Newsletter Spring 2015

Plurality of Learning: Experiencing Humanity

By Paige Lunde, Cohort 13

Reading a recent NY Times Op Ed article, I became distinctly aware of the ‘very real’ possibility that we might “be denied…to enter into a more original revealing and hence to experience the call of a more primal truth” (Heidegger 14). In “Digitizing the Humanities,” Armand Marie Leroi speaks about the digitization of the humanities, which equates to reducing the study of human culture to a monological form of data that can be accessible for scholarly study. 

Paige Lunde, "Other View," 2015, Digital Photograph

Paige Lunde, "Other View," 2015, Digital Photograph

To begin Leroi defines this digitization as a “transformation of the humanities into science.” A problem lies in this contradiction: the essence of humanity cannot exist as a science because it implies reducing the possibility of our creative spirit to a determination. Moreover, who would make this determination? Of course it would be efficient to access the humanities online, but access cannot replace the plural interpretation of the humanities. Yes, access offers convenience; but it only provides the subject with the recognition of experience and not the perception of experience. John Dewey writes: “But receptivity is not passivity. It, too, is a process consisting of a series of responsive acts that accumulate toward objective fulfillment. Otherwise, there is not perception but recognition. The difference between the two is immense. Recognition is perception arrested before it has a chance to develop freely” (54).

Can perception be quantified? Leroi suggests “The quantification of the humanities is driven by an inexorable logic: Digitization breeds numbers; numbers demand statistics.”  It is precisely this inexorable logic that threatens poetics because poetics are blocked by our relationship to the essence of technology. This relationship defines our need to shape our thinking to meet the demands of technology, hence statistics. Logic is useful, but it enchains us when it becomes our only mode of thought. Indeed logic standardizes our thinking, and not only our thinking but it also dominates our relation to a free space, a space without pre-determination. If the humanities were digitized, we would form our thinking and behavior to meet the demands of the presentation; and digitized presentation is not dialogic.

Leroi presents Harold Bloom’s work and echoes his question, “What is poetic influence anyway?” It is influence that sparks thinking, and let’s not forget that it is grounded in perception. Unfortunately, education moves away from approaching thought that’s grounded in perception and moves toward recognition that forces repetitive use of technology and standardization. Leori claims the study of poetics can only result in a “wearisome industry of source-hunting, of allusion counting, an industry that will soon touch apocalypse.” Funny, this sounds a great deal like subjects lost in the repetition of adjusting their thinking to meet the demands of the tools that dominate their lives. Leroi finds the idea of art problematic because as a machine; she questions how it works. Yes, an artwork is a machine and this is a great question that we cannot leave unanswered: How does the machine work? It works through human interpretation. In other words, we need to develop our thought around interpreting images, thinking through imagination, debating meaning, and developing our thought further.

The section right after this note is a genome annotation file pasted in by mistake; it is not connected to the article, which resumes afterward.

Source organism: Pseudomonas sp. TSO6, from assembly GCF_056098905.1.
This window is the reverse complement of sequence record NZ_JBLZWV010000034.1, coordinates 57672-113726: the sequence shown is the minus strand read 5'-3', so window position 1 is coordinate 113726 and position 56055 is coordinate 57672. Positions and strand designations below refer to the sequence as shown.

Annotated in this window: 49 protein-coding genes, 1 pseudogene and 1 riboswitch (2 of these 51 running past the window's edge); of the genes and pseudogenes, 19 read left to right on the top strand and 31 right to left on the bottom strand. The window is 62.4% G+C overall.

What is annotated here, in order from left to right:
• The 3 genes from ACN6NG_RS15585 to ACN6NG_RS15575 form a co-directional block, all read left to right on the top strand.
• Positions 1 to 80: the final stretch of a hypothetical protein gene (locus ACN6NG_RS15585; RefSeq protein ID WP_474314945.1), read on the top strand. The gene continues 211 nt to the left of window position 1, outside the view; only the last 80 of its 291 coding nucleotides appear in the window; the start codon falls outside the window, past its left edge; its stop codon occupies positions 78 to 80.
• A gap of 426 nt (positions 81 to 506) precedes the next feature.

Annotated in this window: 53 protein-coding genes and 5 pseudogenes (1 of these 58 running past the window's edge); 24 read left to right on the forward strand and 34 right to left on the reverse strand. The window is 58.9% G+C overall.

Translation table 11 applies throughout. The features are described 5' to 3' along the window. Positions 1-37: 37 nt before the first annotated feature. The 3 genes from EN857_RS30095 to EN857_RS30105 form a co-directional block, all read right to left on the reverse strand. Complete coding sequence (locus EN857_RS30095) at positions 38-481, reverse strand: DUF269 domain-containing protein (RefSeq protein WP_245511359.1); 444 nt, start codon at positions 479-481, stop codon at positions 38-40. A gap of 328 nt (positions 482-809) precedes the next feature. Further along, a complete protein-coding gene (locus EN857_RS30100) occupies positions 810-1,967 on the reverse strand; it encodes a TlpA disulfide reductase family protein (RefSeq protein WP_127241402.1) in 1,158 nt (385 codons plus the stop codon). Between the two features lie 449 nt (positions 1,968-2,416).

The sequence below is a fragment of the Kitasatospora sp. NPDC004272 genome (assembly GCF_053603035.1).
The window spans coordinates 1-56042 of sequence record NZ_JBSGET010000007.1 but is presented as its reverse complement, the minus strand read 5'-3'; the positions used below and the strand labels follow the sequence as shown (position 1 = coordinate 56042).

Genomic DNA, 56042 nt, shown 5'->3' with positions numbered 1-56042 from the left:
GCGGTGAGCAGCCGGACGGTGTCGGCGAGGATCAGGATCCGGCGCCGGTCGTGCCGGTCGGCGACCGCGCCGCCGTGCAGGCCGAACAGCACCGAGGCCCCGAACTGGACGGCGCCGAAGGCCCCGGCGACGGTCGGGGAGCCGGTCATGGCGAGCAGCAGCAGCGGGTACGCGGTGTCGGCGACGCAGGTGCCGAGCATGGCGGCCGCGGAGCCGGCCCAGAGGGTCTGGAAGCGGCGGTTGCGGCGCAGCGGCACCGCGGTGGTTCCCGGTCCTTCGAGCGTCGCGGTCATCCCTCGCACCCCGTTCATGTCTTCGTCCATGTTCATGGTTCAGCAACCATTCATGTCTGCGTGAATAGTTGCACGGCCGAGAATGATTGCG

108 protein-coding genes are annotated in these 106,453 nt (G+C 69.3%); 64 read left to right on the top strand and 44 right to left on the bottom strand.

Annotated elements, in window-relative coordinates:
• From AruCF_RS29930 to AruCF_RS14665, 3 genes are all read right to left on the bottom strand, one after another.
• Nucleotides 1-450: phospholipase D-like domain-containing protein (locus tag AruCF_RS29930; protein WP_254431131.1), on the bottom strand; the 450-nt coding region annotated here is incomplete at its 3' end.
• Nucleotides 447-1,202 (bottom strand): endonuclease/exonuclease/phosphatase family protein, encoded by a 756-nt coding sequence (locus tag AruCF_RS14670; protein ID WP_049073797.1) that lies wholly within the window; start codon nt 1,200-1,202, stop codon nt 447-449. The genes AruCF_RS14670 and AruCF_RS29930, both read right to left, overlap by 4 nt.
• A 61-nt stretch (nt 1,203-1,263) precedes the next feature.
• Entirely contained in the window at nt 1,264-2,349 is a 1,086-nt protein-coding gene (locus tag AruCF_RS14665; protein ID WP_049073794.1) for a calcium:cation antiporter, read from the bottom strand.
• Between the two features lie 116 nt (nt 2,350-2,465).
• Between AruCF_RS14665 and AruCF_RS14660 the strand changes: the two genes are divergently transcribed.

Ironically, Leroi suggests that our explanatory vacuum should be filled with organic evolution, such as cognitive psychology. Yet cognitive psychology interprets perception, which reveals itself by interpreting experience rather than recognizing stereotypical data. Fortunately, scholars in the humanities are not anti-science, but hope for collaboration that respects the plurality of experience and not the reduction of humanity to “One Republic of Learning.”  We are co-responsible in our search for questioning experience by making ourselves aware of the possibility of thought. Moreover, rather than digitizing the humanities, we should de-structure our standardized modes of thinking. Heidegger suggests that ‘bringing forth’ is Poiesis, and also Physis. He claims that it is “the arising of something from out of itself” (Heidegger 117). Therefore, ultimately, mining pre-determined human culture online will limit thought rather than encouraging us to bring forth our own interpretation and our own experience into the world. 

References

Leroi, Armand Marie. “Digitizing the Humanities.” The New York Times. 12 February 2015. Web.            Accessed at: http://www.nytimes.com/2015/02/14/opinion/digitizing-the-humanities.html?

Dewey, John. Art as Experience, New York: Penguin Books LTD., 1934. Print. 

Heidegger, Martin. “The Question Concerning Technology,” in Basic Writings. Ed., David Farrell              Krell. New York: Harper Collins, 1993. Print.